Australia’s staffing shortage crisis has worsened with almost a half a million jobs available meaning the number of vacant positions now nearly equal to the number of unemployed.
Job vacancies surged again in the three months to May to be up 13.8% quarter on quarter and are more than double their pre-pandemic levels (+111% on pre-pandemic levels).
The sheer volume of job vacancies mean is that even as higher inflation and rising interest rate curtail demand growth, it will take time for this to push up our unemployment rate.
This also means it is likely that unemployment could even be in the low 3's" this year and stay there throughout 2023.
Of course this very low unemployment rate is an important reason why the Australian economy is likely to remain resilient in the face of high inflation and interest-rate
Labour demand is incredibly strong even with the unemployment rate already at 3.9% with the number of unemployed persons per job vacancy now sitting at just 1.1, compared to 1.3 last quarter and 3.1 just prior to the pandemic.
The latest data suggests that the labour market may be tighter than what the RBA had assumed.
The RBA had expected the unemployment rate to trend lower to 3.7% by year-end, but job vacancies further increase the risk of a faster acceleration in wages growth.
Increases in the three months to May were largest in NSW and Victoria, some catch up to even stronger levels seen elsewhere after recording the smallest (but still large) gains relative to pre-pandemic in February. Vacancies rose 18% in Victoria and 12% in NSW.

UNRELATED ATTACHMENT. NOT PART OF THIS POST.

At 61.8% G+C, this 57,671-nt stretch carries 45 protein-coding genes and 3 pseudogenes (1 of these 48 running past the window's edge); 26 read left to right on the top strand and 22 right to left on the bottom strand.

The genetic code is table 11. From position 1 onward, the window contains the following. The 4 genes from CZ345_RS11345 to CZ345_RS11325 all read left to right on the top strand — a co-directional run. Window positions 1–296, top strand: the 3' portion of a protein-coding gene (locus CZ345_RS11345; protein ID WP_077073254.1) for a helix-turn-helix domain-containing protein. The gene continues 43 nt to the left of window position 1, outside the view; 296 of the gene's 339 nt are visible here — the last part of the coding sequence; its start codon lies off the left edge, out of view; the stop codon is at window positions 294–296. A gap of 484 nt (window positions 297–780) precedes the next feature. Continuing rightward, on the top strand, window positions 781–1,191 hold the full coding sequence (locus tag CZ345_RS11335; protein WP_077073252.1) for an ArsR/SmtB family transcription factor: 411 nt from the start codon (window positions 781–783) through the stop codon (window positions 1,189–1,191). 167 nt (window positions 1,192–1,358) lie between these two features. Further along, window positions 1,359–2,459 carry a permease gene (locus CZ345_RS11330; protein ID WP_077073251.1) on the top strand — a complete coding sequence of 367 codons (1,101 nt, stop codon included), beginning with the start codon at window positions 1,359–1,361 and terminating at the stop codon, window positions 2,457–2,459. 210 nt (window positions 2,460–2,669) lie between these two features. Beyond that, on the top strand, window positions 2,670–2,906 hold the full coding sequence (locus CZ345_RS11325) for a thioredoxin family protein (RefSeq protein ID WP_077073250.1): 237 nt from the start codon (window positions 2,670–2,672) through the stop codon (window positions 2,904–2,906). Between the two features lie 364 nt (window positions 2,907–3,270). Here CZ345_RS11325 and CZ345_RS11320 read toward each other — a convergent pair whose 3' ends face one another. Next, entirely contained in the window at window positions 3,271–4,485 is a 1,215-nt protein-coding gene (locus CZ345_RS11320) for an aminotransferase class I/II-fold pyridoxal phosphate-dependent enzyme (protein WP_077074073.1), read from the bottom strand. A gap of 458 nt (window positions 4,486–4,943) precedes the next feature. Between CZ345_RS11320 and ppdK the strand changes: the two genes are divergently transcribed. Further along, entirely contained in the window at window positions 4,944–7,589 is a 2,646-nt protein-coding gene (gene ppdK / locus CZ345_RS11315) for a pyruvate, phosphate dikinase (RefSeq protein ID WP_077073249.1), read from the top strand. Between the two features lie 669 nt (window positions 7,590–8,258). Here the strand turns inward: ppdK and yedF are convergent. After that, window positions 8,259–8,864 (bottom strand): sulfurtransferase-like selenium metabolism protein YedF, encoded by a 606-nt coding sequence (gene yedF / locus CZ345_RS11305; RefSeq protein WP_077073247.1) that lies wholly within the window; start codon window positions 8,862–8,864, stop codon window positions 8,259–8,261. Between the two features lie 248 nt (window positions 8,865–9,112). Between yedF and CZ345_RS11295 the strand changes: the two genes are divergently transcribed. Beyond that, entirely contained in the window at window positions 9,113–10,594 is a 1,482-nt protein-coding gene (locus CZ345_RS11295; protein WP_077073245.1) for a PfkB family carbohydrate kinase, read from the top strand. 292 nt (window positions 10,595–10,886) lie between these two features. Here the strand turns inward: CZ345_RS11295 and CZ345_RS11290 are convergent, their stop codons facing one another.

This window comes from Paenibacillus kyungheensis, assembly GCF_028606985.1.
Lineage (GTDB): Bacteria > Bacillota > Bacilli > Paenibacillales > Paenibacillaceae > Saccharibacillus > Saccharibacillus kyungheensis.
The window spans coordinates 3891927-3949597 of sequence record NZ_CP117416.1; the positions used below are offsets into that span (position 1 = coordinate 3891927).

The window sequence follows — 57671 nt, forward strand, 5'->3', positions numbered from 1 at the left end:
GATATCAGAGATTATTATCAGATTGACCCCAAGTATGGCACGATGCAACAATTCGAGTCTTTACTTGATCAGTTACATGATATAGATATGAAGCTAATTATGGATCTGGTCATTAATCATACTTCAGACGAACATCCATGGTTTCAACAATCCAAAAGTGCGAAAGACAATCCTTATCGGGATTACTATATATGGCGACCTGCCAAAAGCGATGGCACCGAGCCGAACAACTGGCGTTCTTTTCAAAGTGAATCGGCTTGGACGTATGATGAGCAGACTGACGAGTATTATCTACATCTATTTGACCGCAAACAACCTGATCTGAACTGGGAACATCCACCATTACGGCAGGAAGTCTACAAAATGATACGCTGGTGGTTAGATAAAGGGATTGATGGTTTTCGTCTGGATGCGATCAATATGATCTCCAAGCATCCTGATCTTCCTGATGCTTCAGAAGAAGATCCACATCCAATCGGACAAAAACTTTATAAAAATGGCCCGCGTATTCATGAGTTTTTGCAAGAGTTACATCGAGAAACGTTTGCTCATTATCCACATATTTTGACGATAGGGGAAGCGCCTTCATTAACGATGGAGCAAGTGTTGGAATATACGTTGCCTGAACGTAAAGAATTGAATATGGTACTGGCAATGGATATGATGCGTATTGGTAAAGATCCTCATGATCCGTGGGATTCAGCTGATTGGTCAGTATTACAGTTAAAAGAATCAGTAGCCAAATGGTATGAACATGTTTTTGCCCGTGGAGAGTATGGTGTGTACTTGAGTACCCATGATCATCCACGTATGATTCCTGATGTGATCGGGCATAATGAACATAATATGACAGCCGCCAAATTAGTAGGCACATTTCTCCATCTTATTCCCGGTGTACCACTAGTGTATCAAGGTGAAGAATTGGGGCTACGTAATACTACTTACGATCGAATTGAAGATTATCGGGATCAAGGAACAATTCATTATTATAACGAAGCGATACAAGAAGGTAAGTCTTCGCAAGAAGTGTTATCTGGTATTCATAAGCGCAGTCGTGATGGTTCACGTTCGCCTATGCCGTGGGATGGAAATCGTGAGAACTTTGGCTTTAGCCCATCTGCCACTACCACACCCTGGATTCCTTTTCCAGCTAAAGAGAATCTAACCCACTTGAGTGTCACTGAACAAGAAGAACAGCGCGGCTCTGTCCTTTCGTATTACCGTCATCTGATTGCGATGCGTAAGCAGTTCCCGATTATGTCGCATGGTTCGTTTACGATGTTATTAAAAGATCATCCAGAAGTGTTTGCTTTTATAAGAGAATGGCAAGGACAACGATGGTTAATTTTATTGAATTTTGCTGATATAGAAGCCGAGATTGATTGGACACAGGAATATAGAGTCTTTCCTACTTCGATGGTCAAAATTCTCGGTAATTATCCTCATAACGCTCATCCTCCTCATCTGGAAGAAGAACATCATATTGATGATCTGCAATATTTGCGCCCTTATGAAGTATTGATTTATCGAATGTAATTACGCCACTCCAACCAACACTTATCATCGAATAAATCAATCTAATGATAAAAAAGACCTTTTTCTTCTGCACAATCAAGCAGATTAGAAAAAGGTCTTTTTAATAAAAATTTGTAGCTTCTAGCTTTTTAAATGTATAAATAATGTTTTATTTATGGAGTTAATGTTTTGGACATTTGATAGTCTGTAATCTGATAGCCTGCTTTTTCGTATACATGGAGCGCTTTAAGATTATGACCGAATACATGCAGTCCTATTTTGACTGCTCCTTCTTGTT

In other states, it tended to be a story of very elevated levels of vacancies being sustained, with growth within +/- 3%.
Western Australia and Northern Territory continue to lead growth in vacancies relative to pre-pandemic, 136% and 166% higher respectively, but recorded declines in the 3 months to May.
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By industry, the highest growth over the quarter was in Retail trade (38%), Information media and telecommunications services (18%) and Arts and recreation services (16%).
The sharp rise in retail trade this quarter more than unwinds a decline last quarter.
Relative to pre-pandemic, the growth in vacancies continues to be largest in arts and recreation, accommodation and food, and rental, hiring and real estate industries.
The accommodation and food services, manufacturing, arts and recreation, and Real Estate industries have seen the largest increase in their job vacancy rates.
One factor contributing to the high number of job vacancies is the slow return of migration to Australia following the pandemic, with the latest international arrivals data actually showing a small net outflow of permanent and long-term migrants in April.
Another is increasing labour market churn (moving to higher paying jobs) and resignations.
Replacement or resignation continues to be the largest driver of vacancies, cited by 4 in 5 businesses with a vacancy and similar to its pre-pandemic share at 80.4% vs 78.6% in February 2020.
The share of businesses with at least one vacancy citing increased workload as a reason remained elevated at 47% in May, compared to just 35.9% prior to the pandemic.